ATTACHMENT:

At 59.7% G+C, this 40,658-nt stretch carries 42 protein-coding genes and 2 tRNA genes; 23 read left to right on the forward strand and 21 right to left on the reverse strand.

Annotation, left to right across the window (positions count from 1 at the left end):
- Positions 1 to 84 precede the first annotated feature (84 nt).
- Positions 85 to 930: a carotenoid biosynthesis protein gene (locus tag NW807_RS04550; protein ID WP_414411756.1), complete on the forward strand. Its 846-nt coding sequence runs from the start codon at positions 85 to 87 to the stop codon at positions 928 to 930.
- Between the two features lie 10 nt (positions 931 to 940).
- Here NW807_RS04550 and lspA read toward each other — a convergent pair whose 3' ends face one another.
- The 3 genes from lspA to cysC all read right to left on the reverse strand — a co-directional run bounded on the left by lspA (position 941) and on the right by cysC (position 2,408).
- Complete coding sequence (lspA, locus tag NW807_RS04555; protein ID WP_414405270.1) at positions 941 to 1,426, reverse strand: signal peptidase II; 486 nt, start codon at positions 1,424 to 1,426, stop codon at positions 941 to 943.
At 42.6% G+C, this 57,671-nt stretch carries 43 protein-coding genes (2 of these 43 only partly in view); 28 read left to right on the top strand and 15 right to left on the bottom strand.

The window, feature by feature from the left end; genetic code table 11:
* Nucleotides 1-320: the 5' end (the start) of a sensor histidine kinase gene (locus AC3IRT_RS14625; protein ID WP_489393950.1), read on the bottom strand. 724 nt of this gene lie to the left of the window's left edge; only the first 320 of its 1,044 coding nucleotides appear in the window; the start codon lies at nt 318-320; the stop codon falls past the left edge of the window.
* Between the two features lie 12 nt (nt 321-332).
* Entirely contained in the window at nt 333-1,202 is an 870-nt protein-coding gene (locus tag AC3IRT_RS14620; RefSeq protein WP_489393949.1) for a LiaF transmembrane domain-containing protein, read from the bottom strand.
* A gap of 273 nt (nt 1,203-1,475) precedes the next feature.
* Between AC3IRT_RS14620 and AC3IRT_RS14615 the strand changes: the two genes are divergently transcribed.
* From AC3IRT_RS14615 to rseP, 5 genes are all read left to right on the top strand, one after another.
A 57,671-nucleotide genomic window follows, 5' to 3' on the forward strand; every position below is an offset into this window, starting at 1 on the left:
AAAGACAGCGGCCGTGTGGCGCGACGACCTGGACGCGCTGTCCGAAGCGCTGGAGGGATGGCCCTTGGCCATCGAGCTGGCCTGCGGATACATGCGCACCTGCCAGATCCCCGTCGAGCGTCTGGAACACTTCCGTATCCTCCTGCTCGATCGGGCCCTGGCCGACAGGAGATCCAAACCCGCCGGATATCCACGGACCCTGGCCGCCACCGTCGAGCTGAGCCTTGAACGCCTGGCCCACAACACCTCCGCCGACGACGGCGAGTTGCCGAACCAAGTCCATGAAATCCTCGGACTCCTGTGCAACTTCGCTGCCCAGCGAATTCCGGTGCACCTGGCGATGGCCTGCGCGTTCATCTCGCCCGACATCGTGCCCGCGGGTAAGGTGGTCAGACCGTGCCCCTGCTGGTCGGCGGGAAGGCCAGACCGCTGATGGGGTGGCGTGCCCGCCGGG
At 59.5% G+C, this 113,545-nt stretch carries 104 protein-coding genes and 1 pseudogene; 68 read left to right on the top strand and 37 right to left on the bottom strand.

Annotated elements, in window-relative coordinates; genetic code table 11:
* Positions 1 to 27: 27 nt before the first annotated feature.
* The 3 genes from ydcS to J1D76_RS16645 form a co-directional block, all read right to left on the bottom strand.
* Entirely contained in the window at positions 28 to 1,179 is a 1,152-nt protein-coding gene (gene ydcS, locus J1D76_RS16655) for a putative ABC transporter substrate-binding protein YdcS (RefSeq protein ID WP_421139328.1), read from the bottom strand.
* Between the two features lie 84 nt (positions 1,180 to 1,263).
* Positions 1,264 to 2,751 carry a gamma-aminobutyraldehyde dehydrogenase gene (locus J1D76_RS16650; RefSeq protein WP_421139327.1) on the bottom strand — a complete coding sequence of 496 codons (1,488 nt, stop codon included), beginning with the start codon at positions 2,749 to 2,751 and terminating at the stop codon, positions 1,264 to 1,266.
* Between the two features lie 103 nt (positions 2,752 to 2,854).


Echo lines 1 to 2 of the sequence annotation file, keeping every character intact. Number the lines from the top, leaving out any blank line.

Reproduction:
At 59.7% G+C, this 40,658-nt stretch carries 42 protein-coding genes and 2 tRNA genes; 23 read left to right on the forward strand and 21 right to left on the reverse strand.

Annotation, left to right across the window (positions count from 1 at the left end):